The digital socio-political agenda and its conceptualization within the new media ecology framework
The Russian Presidential Academy of National Economy and Public Administration, Moscow, Russia, firstname.lastname@example.org
elibrary_id: 77245 | ORCID: 0000-0001-7498-416X | RESEARCHER_ID: N-3818-2018
Kuban State University, Krasnodar, Russia, email@example.com
elibrary_id: 637940 | ORCID: 0000-0001-6980-2894 | RESEARCHER_ID: Q-8079-2016
Kuban State University, Krasnodar, Russia, firstname.lastname@example.org
elibrary_id: 891265 | ORCID: 0000-0001-8285-0508 | RESEARCHER_ID: E-8066-2018
Kuban State University, Krasnodar, Russia, email@example.com
elibrary_id: 298533 | ORCID: 0000-0002-3516-107X | RESEARCHER_ID: S-1350-2016
The reported study was funded by RFBR and EISR according to the research project № 21-011-31826 “Deliberative practice of interaction of parliamentary parties with the electorate: structural-communicative analysis” (2021).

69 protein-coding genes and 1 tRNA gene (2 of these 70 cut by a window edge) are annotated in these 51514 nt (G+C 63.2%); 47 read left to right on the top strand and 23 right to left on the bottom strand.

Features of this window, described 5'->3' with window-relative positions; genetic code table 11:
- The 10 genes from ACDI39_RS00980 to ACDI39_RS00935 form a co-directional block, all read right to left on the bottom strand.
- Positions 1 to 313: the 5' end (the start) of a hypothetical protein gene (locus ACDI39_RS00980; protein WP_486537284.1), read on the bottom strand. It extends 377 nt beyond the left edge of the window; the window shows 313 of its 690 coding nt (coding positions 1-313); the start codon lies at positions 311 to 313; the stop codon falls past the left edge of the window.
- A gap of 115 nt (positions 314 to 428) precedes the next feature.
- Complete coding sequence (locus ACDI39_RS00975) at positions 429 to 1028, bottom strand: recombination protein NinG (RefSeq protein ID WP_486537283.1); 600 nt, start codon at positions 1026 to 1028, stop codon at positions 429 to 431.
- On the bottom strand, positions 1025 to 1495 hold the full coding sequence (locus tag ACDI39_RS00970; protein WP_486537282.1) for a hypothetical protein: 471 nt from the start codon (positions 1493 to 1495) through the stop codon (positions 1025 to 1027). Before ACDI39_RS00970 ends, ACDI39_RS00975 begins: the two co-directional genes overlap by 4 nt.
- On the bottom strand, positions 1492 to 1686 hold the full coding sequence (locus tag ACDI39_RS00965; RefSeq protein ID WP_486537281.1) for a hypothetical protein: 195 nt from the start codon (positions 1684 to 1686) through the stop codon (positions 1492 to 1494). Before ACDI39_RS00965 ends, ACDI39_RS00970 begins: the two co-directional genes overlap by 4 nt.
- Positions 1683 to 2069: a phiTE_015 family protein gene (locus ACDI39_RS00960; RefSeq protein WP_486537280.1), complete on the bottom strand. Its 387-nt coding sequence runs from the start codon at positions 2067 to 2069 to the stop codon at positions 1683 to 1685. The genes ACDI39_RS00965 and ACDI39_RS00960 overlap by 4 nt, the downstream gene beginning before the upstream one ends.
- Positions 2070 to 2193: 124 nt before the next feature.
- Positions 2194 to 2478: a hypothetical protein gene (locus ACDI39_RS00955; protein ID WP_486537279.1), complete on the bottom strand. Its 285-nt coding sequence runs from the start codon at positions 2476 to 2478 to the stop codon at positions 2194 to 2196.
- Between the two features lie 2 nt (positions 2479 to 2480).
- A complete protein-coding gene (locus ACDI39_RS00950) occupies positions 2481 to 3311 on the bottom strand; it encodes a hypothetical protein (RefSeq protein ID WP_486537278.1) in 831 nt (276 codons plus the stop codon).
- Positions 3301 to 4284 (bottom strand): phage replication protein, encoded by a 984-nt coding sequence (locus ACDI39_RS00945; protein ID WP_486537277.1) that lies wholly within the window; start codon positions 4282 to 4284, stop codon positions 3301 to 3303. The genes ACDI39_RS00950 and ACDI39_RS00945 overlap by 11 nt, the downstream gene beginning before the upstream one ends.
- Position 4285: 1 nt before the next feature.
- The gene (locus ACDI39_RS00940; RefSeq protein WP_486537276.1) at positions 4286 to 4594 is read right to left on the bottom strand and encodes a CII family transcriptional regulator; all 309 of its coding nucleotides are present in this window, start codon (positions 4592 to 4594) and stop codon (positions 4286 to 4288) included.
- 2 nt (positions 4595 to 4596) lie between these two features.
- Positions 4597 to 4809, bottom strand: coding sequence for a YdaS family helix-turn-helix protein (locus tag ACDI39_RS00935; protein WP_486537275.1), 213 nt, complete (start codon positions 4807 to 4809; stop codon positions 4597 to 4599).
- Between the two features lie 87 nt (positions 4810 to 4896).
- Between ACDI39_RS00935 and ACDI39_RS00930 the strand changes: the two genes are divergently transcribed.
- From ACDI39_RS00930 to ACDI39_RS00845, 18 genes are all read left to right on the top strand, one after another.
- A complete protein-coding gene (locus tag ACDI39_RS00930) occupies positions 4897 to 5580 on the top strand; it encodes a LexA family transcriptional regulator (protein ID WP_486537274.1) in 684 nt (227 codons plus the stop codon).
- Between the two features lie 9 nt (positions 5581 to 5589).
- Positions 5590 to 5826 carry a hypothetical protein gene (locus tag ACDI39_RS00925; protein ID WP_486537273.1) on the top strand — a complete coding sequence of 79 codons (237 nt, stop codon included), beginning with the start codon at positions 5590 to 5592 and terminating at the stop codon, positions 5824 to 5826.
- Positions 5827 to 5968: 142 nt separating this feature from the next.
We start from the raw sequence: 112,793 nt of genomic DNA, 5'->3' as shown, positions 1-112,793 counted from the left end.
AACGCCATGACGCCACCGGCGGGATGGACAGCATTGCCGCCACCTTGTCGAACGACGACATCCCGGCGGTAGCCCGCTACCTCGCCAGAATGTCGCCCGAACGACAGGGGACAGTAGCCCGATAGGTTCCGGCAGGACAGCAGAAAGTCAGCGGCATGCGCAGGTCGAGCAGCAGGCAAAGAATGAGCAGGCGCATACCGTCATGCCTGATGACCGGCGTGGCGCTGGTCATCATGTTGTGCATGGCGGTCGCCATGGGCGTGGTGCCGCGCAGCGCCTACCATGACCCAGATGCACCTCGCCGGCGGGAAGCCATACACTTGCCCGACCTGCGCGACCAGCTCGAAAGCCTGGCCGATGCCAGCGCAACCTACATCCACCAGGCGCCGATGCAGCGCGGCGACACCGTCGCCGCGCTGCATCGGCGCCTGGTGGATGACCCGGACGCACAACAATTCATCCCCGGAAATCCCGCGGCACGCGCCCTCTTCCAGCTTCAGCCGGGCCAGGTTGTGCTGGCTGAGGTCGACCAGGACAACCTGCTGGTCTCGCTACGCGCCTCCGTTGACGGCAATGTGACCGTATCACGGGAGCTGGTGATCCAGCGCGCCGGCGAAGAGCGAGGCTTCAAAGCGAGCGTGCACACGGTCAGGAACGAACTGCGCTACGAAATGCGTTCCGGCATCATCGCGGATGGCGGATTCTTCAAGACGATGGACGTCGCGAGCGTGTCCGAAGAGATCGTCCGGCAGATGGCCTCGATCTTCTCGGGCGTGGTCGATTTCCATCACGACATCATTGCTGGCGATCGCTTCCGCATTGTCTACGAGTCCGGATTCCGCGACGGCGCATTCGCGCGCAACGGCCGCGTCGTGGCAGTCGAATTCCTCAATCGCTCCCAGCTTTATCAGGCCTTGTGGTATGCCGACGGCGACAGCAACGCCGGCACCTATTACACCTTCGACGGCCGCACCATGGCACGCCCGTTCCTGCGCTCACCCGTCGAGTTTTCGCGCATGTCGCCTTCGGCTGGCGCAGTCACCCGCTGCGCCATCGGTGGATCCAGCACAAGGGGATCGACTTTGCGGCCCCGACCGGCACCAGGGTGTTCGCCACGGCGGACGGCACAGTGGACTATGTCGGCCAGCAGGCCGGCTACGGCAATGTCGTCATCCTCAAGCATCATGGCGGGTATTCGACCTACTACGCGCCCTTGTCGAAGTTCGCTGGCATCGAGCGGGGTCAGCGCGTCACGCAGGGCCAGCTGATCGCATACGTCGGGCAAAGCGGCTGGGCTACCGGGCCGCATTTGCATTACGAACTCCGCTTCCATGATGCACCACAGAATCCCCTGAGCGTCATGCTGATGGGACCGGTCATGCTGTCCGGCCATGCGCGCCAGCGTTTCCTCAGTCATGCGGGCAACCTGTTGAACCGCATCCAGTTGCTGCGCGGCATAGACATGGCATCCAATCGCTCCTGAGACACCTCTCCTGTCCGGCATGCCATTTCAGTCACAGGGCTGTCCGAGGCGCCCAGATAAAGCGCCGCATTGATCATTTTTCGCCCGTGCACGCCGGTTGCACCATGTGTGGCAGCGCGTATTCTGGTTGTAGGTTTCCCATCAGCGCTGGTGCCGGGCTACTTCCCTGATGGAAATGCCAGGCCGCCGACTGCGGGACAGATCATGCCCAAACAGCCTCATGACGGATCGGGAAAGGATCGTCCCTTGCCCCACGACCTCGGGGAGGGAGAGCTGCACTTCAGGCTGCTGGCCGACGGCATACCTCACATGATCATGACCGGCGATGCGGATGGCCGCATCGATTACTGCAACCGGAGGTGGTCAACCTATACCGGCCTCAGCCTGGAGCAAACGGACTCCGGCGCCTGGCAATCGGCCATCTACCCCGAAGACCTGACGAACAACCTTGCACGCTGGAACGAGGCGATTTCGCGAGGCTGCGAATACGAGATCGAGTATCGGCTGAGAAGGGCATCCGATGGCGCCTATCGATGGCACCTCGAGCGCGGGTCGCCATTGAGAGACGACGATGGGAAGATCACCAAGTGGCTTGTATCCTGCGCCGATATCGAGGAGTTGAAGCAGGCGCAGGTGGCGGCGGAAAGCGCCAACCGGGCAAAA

In the first quarter of the 21st century, the leading role of mass media (press, radio, and TV) in agenda setting was challenged by alternative and citizen digital journalism. As a result, the conceptual framework of the agenda-setting construct has changed. Social media and online influencers contributed to the development of a digital, namely hybrid, socio-political agenda. The article deals with the features of alternative social media and reveals the differences between alternative media and mainstream media; defines the notion of “digital socio-political agenda”; substantiates the role of influencers in shaping digital socio-political agenda; and reveals the influence of the digital socio-political agenda on the behavioral patterns of real-life citizen socio-political participation. The article presents a novel theoretical model of the digital socio-political agenda developed by the authors, which was designed to explain the functioning of a multidimensional and multilayered network. The digital socio-political agenda model has two dimensions: the “Official discourse” (networked data retrieved from the sites of mainstream and pro-government media, governmental bodies, political parties) and the “Network discourse” (networked data retrieved from social media and used to construct the network of “Users”, “Messages”, “Hashtags”, and “Emoji”). These dimensions are in constant interaction, which gives rise to a new digital socio-political agenda, in which the state loses its leadership role.
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